This wave of insolvencies was so powerful because it didn’t come from the average personal- or small-business insurance consumer – for whom the system was designed to protect – but from carriers that wrote primarily commercial policies for sophisticated insureds, resulting in claims that were (and are) long-tailed, unpredictable and geographically broad.

But who actually pays these costs? Ideally, guaranty fund claims would be paid by distributions from remaining assets of the insolvent insurer company. Unfortunately, those assets are seldom sufficient, leaving a substantial amount of the cost to be footed by guaranty association assessments to insurers writing licensed business in the state where the fund operates.

Solvent carriers are then permitted to “recoup” these costs by various statutory mechanisms. This means that the more money guaranty funds pay out above their statutory obligation, the higher the burden on taxpayers and the insurance-buying public. This is why following statutory coverages matter.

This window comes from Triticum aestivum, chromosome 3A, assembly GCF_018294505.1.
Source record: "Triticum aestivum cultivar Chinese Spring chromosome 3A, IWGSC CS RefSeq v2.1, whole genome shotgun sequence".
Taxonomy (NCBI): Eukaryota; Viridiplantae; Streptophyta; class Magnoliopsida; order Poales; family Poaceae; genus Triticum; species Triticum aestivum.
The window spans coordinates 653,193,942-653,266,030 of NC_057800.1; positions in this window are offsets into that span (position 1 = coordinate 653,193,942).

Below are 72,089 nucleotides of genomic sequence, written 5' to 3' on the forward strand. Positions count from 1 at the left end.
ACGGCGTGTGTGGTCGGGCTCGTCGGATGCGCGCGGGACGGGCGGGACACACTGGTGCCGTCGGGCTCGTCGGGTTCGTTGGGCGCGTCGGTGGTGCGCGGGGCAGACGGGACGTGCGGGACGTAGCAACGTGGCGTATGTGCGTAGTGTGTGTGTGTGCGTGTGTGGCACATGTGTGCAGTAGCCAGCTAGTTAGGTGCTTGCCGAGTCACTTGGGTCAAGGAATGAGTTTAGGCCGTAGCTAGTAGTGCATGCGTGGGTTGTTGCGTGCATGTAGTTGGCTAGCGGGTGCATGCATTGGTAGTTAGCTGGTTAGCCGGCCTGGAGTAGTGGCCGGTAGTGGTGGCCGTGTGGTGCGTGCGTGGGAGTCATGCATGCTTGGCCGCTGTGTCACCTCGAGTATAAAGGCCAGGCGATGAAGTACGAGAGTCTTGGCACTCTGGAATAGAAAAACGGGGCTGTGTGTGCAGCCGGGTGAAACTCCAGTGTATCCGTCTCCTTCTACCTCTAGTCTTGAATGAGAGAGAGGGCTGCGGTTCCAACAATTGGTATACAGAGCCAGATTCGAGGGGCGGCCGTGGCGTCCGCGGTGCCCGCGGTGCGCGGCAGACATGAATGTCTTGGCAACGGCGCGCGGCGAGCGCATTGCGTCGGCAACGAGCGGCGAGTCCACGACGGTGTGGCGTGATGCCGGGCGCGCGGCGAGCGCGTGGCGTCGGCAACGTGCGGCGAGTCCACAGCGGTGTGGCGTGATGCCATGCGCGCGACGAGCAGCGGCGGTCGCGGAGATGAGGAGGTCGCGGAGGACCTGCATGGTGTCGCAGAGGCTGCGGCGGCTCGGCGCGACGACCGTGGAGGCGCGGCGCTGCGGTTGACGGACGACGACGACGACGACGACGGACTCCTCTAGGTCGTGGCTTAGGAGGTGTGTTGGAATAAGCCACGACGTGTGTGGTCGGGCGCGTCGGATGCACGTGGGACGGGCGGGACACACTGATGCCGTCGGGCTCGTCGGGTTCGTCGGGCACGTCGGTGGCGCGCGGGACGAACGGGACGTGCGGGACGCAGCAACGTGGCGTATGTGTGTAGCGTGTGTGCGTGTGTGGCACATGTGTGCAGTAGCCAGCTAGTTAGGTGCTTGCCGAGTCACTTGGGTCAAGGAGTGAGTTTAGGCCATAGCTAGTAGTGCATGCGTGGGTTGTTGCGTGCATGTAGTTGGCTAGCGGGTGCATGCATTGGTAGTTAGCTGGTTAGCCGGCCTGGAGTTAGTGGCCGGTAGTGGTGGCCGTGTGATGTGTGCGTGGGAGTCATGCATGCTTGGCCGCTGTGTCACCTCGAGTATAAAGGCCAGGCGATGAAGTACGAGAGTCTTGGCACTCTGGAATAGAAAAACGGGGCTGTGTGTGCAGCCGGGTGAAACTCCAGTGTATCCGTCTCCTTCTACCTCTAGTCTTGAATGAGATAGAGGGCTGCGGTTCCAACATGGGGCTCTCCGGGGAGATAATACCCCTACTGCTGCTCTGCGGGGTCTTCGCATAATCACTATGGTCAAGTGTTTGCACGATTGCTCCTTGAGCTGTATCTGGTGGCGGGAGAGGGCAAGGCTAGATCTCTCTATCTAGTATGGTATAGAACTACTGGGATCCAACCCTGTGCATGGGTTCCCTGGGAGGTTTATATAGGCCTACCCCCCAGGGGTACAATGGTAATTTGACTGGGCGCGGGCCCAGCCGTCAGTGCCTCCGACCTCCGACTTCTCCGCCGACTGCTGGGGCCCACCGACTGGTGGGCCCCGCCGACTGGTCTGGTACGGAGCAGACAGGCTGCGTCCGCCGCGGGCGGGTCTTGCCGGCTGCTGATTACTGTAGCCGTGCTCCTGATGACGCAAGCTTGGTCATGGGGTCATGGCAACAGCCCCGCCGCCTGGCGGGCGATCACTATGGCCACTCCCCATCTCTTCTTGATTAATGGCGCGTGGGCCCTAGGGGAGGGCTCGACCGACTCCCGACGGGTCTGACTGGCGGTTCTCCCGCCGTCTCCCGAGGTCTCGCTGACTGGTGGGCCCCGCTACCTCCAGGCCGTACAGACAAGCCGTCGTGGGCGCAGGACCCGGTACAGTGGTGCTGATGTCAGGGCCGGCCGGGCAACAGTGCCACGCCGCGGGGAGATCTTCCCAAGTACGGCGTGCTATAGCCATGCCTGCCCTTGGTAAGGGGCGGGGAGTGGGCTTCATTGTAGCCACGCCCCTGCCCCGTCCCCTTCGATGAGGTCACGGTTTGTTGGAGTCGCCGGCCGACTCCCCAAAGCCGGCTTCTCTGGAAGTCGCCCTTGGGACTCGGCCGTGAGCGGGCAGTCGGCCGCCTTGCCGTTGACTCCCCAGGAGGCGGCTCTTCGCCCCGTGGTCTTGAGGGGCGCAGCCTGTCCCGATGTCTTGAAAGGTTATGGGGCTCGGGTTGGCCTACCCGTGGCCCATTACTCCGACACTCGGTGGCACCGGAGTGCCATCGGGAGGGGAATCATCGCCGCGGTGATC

As policymakers and the insurance industry engage on fundamental marketplace issues, a top priority should be assuring the integrity of the state-based p-c guaranty fund system. Legitimate public policy concerns ought to be addressed.

The National Conference of Insurance Guaranty Funds board of directors has outlined a series of policy recommendations that speak to the original mission of the guaranty fund system – including a net-worth ceiling, treatment of large deductibles and a reasonable cut-off period for claims against a guaranty fund.

To establish predictability for insureds, policyholders and claimants, it is imperative these and any other questions be resolved in the state legislatures responsible for public policies that allow the industry to compete in their states.

The era of mega-catastrophes and terrorism risk – not to mention political interest in the regulation of insurance markets – threatens to disturb the important policy balance that makes insurance work. It is critical to American consumers that it be preserved.